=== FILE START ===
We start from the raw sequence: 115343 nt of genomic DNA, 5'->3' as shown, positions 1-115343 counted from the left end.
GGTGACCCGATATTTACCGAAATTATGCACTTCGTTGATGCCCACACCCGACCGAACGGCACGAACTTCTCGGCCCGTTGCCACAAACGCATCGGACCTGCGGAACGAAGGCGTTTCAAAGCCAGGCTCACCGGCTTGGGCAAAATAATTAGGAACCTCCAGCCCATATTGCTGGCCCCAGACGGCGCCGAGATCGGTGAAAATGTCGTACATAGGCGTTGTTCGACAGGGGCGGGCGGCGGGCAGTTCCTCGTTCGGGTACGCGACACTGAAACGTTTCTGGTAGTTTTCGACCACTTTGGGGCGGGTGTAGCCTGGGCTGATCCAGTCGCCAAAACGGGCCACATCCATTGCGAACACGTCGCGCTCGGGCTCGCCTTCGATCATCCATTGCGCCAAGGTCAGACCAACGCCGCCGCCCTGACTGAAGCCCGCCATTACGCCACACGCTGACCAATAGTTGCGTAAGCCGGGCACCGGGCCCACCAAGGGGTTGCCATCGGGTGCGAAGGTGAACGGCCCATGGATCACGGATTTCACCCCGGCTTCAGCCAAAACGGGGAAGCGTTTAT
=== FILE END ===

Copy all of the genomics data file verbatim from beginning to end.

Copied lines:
We start from the raw sequence: 115343 nt of genomic DNA, 5'->3' as shown, positions 1-115343 counted from the left end.
GGTGACCCGATATTTACCGAAATTATGCACTTCGTTGATGCCCACACCCGACCGAACGGCACGAACTTCTCGGCCCGTTGCCACAAACGCATCGGACCTGCGGAACGAAGGCGTTTCAAAGCCAGGCTCACCGGCTTGGGCAAAATAATTAGGAACCTCCAGCCCATATTGCTGGCCCCAGACGGCGCCGAGATCGGTGAAAATGTCGTACATAGGCGTTGTTCGACAGGGGCGGGCGGCGGGCAGTTCCTCGTTCGGGTACGCGACACTGAAACGTTTCTGGTAGTTTTCGACCACTTTGGGGCGGGTGTAGCCTGGGCTGATCCAGTCGCCAAAACGGGCCACATCCATTGCGAACACGTCGCGCTCGGGCTCGCCTTCGATCATCCATTGCGCCAAGGTCAGACCAACGCCGCCGCCCTGACTGAAGCCCGCCATTACGCCACACGCTGACCAATAGTTGCGTAAGCCGGGCACCGGGCCCACCAAGGGGTTGCCATCGGGTGCGAAGGTGAACGGCCCATGGATCACGGATTTCACCCCGGCTTCAGCCAAAACGGGGAAGCGTTTAT